Among some acts mentioned in Article 6 of the Rome Statute are killing, causing serious bodily or mental harm to members of a group, imposing measures intended to prevent births within the group, and forcibly transferring children of the group to another group.

Mental elements comprise intentionality in committing the act. In times of conflict, if the purpose of killings is aimed at completing military objectives and not the destruction of a group, an intent to genocide would not be established.

B. Crimes Against Humanity

Crimes against humanity are serious violations (rape, apartheid, deportation, torture, among others) committed as part of a widespread or systematic attack against any civilian population.

Objective and Subjective Elements

There must be widespread or systematic attacks directed against any civilian population. The widespread or systematic test is disjunctive; a prosecutor need only satisfy one or the other threshold. An ‘attack’ need not involve the use of armed force and can encompass mistreatment of the civilian population. Lastly, the law of crimes against humanity also covers crimes by a State against its own subjects.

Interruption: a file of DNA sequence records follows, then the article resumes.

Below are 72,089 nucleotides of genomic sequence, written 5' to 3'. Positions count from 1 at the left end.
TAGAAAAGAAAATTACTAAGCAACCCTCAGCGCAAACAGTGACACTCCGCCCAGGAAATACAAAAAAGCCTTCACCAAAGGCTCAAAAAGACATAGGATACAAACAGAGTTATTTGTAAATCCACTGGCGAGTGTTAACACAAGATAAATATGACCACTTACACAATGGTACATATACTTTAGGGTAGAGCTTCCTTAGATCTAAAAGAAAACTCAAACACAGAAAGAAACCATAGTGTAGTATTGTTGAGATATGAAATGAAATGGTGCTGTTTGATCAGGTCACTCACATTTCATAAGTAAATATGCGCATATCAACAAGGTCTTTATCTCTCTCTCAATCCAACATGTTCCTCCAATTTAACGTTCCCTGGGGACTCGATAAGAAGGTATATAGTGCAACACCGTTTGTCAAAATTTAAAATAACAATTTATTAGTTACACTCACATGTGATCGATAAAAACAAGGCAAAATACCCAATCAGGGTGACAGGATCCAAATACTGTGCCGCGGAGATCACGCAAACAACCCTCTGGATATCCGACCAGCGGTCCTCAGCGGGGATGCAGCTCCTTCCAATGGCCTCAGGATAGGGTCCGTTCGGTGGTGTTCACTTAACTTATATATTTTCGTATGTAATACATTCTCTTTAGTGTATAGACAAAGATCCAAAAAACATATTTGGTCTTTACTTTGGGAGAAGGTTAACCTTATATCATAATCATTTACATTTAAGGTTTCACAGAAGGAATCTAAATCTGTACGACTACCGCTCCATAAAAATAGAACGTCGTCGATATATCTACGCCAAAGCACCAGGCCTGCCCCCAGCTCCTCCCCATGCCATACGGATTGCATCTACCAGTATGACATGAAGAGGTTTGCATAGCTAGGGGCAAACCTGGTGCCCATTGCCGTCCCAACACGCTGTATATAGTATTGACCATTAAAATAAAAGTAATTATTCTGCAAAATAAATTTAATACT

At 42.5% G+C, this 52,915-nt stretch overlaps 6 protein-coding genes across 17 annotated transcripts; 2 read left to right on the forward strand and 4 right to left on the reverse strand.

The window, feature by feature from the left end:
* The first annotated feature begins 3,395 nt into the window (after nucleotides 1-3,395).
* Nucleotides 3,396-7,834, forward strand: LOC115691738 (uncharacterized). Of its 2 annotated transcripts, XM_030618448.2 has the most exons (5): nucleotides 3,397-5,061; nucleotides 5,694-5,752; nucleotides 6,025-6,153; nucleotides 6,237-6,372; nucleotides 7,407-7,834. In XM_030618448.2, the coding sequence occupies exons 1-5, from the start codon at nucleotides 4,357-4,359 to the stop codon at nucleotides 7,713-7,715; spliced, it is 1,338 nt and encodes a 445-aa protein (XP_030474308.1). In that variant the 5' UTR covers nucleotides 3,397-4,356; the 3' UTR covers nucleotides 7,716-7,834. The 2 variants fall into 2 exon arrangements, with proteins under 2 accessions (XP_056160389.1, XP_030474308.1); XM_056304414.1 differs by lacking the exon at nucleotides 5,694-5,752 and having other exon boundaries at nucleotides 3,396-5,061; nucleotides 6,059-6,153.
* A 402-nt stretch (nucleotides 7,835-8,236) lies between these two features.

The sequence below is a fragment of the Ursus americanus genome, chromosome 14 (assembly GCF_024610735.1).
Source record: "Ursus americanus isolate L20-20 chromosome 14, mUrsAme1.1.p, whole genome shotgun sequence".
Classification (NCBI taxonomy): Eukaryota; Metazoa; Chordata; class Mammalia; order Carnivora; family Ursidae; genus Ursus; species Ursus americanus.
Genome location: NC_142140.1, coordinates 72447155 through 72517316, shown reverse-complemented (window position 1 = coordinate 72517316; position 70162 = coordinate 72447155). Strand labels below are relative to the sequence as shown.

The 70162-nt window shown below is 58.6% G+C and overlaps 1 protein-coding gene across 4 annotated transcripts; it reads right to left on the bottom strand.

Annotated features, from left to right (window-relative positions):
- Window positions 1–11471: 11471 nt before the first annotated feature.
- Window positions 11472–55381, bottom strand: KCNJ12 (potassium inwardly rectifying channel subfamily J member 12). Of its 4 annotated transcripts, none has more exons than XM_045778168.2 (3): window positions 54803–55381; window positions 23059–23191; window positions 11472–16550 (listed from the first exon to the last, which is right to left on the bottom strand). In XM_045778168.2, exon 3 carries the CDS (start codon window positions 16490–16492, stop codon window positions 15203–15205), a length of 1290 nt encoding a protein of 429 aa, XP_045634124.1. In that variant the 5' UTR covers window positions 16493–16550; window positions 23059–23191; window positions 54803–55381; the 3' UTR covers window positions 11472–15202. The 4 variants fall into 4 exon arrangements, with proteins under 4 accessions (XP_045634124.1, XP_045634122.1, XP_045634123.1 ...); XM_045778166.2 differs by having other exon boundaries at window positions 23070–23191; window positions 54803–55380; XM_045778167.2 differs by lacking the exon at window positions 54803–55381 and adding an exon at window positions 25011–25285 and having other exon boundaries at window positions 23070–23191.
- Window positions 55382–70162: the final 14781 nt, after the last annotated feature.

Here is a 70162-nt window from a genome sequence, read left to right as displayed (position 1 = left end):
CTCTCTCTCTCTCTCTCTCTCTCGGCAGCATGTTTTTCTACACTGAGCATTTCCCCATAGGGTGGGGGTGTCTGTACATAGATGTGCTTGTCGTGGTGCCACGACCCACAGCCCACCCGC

In addition to the requisite mental element for the offences, the accused must also be aware of the broader context in which his actions occur, namely ‘the attack directed against a civilian population’.

C. War Crimes

War crimes are grave breaches of the Geneva conventions in the context of armed conflict. Some examples: child soldiers; killing or torturing civilians and prisoners, intentionally attacking hospitals, etc. To be constitute as war crimes, three elements need to be fulfilled: a nexus with armed conflict, objective element, and subjective element.

Nexus with Armed Conflict, Objective Element, and Subjective Element

A war crime must be linked to an armed conflict. Not all criminal activity on a territory in armed conflict amounts to a war crime. Thus, a murder that happens during a war is not necessarily a war crime.